The Maine Museum needs room for more cars, planes and students

The Maine Museum needs room for more cars, planes and students

The Owls Head Transportation Museum has launched a $9.7 million capital campaign to expand the museum’s space and educational programs.

OWLS HEAD, Maine — “Quite simply, we’re running out of space.

That, says Kevin Bedford, executive director of the Owls Head Transportation Museum, is the main reason the popular museum launched a $9.7 million renovation. USD capital campaign.

The money will pay for a major expansion of the museum’s facilities and allow it to add more educational programs for local elementary students.

The museum held a groundbreaking ceremony Wednesday to announce the public portion of the campaign. Bedford says it has pledged $4.6 million so far. USD and is cautiously confident that he will be able to pay the full amount “within two years”.

The museum says it attracts about 30,000 visitors each year, drawn by events, a large collection of vintage cars and trucks, and a collection of historic airplanes.

It showcases 20th century transportation from the Wright Brothers era and early automobiles to the sleek cars of the 1930s and the rapid development of the 1950s and 1960s.

The expansion will provide more space for the museum’s volunteers to carry out vehicle and aircraft restoration work, such as the recently completed restoration of their WWI Fokker Triplane replica. The changes will also provide more screen space.

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Bedford says expanding the technical scope of the restoration work will also allow OHTM to expand its work with local schools, providing hands-on technical and STEM classes to help young people better understand technology and invention.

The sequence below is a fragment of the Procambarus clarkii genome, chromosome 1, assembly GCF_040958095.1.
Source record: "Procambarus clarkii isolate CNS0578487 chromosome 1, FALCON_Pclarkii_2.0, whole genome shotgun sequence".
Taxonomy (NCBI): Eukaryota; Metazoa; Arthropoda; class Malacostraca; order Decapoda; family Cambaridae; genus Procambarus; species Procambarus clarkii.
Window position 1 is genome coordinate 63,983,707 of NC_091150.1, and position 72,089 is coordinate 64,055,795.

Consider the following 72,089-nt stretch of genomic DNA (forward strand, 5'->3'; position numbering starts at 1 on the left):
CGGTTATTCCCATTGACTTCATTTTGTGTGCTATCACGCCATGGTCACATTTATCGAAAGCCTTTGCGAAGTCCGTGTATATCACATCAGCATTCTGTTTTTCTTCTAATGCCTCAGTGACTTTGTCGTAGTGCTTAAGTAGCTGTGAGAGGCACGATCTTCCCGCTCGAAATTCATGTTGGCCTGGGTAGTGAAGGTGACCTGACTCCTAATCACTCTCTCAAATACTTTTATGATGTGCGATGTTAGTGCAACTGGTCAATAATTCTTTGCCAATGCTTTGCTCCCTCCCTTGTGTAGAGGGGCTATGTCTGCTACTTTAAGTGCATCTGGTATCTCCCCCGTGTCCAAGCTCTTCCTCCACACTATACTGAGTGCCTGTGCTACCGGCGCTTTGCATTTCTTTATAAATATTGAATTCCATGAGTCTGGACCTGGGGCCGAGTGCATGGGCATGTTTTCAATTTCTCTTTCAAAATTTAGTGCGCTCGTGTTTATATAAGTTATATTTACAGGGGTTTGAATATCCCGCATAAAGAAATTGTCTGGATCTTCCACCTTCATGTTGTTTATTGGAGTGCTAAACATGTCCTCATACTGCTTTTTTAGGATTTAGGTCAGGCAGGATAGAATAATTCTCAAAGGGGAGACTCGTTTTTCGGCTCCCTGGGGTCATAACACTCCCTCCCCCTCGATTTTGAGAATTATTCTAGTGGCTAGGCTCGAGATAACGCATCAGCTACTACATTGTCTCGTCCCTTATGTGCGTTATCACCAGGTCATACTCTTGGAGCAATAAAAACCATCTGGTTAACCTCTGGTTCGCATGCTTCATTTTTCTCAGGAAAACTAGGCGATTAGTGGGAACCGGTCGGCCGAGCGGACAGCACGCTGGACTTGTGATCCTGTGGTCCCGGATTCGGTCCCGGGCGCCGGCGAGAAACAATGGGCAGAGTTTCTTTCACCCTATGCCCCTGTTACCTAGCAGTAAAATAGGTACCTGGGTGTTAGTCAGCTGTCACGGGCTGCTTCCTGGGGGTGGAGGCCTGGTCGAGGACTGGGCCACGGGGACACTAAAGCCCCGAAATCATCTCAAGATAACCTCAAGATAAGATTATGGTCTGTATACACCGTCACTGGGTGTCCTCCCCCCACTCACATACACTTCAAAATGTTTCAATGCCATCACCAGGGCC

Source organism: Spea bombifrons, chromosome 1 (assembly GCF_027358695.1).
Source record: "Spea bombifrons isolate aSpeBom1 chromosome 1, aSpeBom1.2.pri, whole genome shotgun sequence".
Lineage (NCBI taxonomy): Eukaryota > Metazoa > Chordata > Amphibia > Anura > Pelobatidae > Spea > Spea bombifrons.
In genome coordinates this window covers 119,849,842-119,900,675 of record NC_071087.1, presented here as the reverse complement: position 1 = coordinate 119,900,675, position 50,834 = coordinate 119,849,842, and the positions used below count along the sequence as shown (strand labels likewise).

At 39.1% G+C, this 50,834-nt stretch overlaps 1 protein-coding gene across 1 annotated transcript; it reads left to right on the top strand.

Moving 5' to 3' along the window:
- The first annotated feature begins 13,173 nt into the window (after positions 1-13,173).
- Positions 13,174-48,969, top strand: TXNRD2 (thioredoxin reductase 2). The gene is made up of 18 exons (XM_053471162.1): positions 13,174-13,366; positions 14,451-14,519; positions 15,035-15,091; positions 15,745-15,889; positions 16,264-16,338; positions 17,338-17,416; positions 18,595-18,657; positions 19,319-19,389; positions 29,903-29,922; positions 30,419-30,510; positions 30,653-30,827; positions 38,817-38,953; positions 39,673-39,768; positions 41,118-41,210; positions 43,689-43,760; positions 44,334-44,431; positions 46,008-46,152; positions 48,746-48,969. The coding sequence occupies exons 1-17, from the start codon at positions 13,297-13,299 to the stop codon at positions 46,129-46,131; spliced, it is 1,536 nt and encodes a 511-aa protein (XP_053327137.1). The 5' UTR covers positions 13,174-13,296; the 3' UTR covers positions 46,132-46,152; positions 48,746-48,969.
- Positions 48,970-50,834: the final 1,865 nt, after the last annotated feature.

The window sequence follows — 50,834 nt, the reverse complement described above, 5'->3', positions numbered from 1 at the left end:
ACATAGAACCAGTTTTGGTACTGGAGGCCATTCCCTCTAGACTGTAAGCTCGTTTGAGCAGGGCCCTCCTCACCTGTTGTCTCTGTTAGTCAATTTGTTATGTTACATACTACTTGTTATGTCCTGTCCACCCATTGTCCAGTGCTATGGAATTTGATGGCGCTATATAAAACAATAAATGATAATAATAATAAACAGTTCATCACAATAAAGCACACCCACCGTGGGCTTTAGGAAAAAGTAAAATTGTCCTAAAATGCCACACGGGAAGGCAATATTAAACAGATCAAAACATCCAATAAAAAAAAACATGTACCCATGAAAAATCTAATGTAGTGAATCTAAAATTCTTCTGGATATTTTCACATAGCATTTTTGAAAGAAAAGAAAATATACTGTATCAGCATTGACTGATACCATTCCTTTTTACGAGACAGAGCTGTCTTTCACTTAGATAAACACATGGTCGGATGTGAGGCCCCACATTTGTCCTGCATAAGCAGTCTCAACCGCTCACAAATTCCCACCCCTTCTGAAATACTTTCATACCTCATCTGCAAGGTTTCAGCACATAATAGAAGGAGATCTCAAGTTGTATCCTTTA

“I meet people every day whose kids can’t use a screwdriver or can’t use a flat-blade screwdriver,” Bedford said.

Learning from skilled museum volunteers can help fill those gaps and help students understand how things work, he said.

“From that elementality [knowledge] right down to the operation of the gearbox, petrol or piston engine.

He says the museum has always taught adults, but began reaching out to schools during the COVID-19 pandemic when new ideas were needed to help students learn.

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Bedford said the expansion will help teach students STEM skills in invention, teamwork and experimentation — and that even failure can teach lessons.

“During the pandemic, we have found nothing but positive results, engagement and requests for more every week, working with youth in school systems and teachers in local school systems.

The fundraising work is still ongoing, but almost half of the planned amount has been collected by pledge, the museum is not waiting to start the development.

They have begun work on a restoration supplement and plan to begin an expanded restoration workshop this fall. Completing those areas first will allow the education program to expand, according to Bedford.

Other parts of the project, including exhibit space, a new HVAC system for the museum entrance, and other details, will proceed as funds allow.

The museum is open most days during the summer and will host several major events, including the Wings and Wheels Air Show this Saturday and Sunday, August 6 and 7, and the annual New England Car Auction, August 25-27.

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